empire, but hashish first gained notoriety from an 11th-century sect,
the "assassins." It was said that members would indulge in hashish
consumption before undertaking killing assignments - hence the term
"assassin" derived from the Arabic hashashin.

More recently, the "red Lebanon" variety gained fame and became the
household name for Lebanese hashish - allegedly called that due to the
red soil in which it grows - and it sells for $1,200 per kilo.

Drugs dealers told The Daily Star that most of the drugs cultivated in
Lebanon get exported to Europe, and a large amount to Israel, Saudi
Arabia and other Gulf countries. The drugs are then sold for two to
three times their price - in Saudi Arabia the prices reach as high as
$4,000 a kilo.

Locals from the conservative and predominantly Shiite town of Baalbek,
an area covered with posters and banners bearing Hizbullah and Amal
slogans, openly discuss the culture of drug cultivation.

"It is routine, we are not ashamed to talk about it," says Abu Ali, 37,
a farmer who openly grows illegal crops, and at times tobacco if
authorities destroy the illegal plants.

"Families here protect each other against the government and
authorities," he says, as he anxiously thumbles with a chain of black
prayer beads.

Hawr Taala, one of the strongest drug holds in Baalbek, is the best
example of this fortified local protection. Visitors get hooded and
blindfolded before meeting the drug lords, whom the locals identify as
the "Masri Family."

"There is no government to help us, and so when we are faced with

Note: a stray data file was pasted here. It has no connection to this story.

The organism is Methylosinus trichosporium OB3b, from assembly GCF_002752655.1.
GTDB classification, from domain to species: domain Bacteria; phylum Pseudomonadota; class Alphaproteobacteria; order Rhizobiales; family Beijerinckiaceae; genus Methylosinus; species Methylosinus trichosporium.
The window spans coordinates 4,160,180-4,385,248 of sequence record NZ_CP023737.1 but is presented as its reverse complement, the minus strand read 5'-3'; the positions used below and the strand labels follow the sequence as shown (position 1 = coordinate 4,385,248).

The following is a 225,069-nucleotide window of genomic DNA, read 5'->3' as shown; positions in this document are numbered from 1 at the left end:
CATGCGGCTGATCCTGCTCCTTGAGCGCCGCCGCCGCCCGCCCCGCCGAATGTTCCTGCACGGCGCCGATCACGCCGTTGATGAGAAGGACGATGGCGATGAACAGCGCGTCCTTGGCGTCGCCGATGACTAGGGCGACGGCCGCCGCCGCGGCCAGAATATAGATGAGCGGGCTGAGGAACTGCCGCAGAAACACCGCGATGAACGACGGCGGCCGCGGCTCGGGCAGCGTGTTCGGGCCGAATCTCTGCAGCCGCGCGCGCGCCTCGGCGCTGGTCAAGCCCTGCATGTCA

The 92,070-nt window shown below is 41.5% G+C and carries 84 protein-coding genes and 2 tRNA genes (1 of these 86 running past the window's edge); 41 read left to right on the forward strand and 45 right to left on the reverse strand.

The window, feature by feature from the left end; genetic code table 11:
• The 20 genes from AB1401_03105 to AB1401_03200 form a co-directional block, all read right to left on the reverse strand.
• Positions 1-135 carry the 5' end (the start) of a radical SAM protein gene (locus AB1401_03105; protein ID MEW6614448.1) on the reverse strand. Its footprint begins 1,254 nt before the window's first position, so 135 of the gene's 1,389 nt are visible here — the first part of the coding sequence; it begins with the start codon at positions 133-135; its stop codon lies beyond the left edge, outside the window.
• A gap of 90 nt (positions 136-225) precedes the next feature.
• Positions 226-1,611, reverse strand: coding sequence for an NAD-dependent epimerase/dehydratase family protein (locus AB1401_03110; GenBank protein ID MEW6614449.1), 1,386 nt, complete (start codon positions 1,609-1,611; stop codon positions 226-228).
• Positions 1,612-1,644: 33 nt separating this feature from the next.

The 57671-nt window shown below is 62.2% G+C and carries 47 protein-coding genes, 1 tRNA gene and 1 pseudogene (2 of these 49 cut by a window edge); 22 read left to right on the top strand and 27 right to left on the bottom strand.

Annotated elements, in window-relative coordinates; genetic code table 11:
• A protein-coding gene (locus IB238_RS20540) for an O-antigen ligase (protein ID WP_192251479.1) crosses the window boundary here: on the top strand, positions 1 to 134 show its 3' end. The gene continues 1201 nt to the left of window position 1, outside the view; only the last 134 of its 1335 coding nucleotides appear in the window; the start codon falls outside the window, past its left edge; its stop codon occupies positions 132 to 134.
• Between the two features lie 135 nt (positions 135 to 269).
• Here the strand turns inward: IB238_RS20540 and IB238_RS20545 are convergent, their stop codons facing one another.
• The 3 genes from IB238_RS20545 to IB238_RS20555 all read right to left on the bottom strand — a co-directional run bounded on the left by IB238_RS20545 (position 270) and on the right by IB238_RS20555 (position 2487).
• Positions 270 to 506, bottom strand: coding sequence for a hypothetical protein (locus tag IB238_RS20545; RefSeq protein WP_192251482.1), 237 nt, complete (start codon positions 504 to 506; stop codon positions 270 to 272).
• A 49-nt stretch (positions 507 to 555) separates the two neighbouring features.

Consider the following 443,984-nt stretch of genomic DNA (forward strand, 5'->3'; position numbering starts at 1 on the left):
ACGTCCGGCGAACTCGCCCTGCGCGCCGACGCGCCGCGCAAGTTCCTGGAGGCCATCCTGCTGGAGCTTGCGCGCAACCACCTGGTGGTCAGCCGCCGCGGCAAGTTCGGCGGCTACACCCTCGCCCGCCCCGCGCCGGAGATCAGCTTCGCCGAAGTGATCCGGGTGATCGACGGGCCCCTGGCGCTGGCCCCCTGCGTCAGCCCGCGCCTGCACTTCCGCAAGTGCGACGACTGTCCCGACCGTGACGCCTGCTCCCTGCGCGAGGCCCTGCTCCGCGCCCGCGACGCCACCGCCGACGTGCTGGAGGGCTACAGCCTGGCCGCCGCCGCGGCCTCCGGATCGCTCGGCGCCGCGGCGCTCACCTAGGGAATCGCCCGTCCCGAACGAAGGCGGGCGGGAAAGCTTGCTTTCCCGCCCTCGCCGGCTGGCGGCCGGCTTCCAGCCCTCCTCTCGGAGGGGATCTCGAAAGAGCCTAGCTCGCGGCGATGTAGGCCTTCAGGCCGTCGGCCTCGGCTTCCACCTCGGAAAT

economic problems, we help ourselves," says Abu Ali, echoing the
sentiments of most residents in Baalbek.

"Everybody's growing it, every single farmer," he says.

"The political parties follow the policy of starvation, so we are forced
to go to them for help," he adds, without identifying the actual parties.

Ghaleb Abu Zeinab, a member of Hizbullah's politburo, says his party
knows about the drug trade, and opposes it both "religiously and
politically," but cannot stop it.

"Residents of Baalbek are extremely poor, and so they turn to the only
means of making money, and that is, regrettably, through growing drugs,"
says Abu Zeinab.

Last week, the Cabinet of Prime Minister Fouad Siniora formed a special
committee, composed of United Nations and local officials, to study the
developmental capabilities in the Baalbek-Hermel area.

Preliminary reports from the committee indicated the great "difficulty"
in finding sustainable cultivation of alternative crops of similar gain
as those of the illegal crops.

"The army burns down the fields, and the officials make a show of this
to the world of how they are fighting corruption and drugs, but leave
the farmers with no plan, no replacement or alternatives upon which they
can live on," says Abu Zeinab.

There have been several UN-backed programs and non-governmental projects
launched over the past 10 years to assist farmers in Baalbek and
surrounding areas in finding sustainable means of livelihood. However,
none of them has proven successful or sustainable, due to an apparent
lack of commitment on the part of officials and the overall instability
in the country.

"The farmers want to survive on other means, many want a way out from
the drug trade, but haven't been given a way to do that," says Abu
Zeinab, blaming the government for not providing that "other" way out.

A part from the boom in the illegal harvest this year, there might be
some less visible and more dangerous repercussions from the ongoing
political crisis, with Lebanon increasingly turning from a country that
export drugs, to a country of consumers of drugs.

"In the last couple of years, there has been an increase in [drug use]
among youth," said Mouna Yazigi, general manager of Oum al-Nour, an
non-governmental organization dealing with Lebanese drug addicts.

"When there is instability and crisis and no future, people turn to
drugs," she said.

Author: Daily Star: Lebanon via UKCIA